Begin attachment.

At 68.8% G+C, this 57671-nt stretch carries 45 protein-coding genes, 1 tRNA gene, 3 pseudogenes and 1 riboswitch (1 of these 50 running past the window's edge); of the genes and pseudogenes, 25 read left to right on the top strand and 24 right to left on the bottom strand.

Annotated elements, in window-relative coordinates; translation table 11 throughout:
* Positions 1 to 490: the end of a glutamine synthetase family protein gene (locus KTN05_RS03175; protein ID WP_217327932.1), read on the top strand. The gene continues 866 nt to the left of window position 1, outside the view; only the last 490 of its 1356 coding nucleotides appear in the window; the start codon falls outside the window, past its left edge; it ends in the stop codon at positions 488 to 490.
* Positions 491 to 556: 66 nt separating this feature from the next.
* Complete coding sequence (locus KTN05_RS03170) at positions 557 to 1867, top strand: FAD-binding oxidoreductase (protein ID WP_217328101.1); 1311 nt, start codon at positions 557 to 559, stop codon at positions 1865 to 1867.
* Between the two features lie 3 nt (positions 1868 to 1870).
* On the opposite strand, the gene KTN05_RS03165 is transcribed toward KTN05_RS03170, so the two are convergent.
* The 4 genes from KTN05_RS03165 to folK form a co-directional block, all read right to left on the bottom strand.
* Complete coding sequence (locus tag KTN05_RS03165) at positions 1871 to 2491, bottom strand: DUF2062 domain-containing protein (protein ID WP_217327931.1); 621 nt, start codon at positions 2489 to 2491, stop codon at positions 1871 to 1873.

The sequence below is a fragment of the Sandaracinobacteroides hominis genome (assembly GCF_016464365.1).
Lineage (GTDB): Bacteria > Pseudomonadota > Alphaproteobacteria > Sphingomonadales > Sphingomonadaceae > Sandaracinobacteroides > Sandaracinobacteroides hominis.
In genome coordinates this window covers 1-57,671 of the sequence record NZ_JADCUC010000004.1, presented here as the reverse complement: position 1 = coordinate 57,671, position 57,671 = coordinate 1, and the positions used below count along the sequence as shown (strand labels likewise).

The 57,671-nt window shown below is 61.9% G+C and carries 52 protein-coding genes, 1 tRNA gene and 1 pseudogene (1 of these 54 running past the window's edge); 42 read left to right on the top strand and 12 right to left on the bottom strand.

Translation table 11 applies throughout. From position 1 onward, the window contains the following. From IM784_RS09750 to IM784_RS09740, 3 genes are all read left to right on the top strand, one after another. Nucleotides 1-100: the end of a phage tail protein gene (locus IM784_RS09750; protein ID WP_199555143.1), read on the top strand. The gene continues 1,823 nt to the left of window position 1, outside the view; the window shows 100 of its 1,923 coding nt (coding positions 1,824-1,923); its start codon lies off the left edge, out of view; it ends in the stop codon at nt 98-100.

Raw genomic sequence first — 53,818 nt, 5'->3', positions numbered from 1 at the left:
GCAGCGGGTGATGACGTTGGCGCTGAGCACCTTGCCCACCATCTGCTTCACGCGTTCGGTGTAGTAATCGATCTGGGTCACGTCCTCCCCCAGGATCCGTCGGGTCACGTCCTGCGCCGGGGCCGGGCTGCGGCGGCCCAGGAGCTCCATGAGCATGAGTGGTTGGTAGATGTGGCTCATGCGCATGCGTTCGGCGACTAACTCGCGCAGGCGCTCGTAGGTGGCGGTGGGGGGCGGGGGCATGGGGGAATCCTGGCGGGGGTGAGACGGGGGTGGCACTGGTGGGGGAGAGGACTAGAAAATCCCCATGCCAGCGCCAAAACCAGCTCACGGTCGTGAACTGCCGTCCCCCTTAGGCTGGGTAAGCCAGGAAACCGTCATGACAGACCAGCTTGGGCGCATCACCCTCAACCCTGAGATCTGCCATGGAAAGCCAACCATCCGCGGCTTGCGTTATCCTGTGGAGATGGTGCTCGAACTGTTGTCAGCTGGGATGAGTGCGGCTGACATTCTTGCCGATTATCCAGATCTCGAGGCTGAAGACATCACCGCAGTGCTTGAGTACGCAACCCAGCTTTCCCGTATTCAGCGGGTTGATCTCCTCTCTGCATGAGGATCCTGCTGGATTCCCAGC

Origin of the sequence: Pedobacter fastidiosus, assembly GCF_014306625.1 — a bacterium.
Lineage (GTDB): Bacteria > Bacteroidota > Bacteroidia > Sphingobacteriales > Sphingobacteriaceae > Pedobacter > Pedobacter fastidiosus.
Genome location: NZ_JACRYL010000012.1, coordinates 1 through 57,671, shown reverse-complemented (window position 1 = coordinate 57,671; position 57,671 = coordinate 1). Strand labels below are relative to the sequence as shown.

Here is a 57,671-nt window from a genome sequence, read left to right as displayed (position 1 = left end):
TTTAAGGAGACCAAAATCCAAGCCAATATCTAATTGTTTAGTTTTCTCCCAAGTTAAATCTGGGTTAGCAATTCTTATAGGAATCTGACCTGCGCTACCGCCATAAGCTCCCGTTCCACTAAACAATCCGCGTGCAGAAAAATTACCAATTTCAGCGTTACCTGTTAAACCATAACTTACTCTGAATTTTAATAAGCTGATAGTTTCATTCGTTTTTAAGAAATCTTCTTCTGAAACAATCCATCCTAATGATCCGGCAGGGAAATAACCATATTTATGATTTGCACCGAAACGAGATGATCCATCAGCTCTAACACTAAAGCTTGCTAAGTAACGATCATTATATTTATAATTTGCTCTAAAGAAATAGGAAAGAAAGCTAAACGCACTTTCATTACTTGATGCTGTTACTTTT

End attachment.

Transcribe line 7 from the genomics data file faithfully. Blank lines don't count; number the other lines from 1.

* On the opposite strand, the gene KTN05_RS03165 is transcribed toward KTN05_RS03170, so the two are convergent.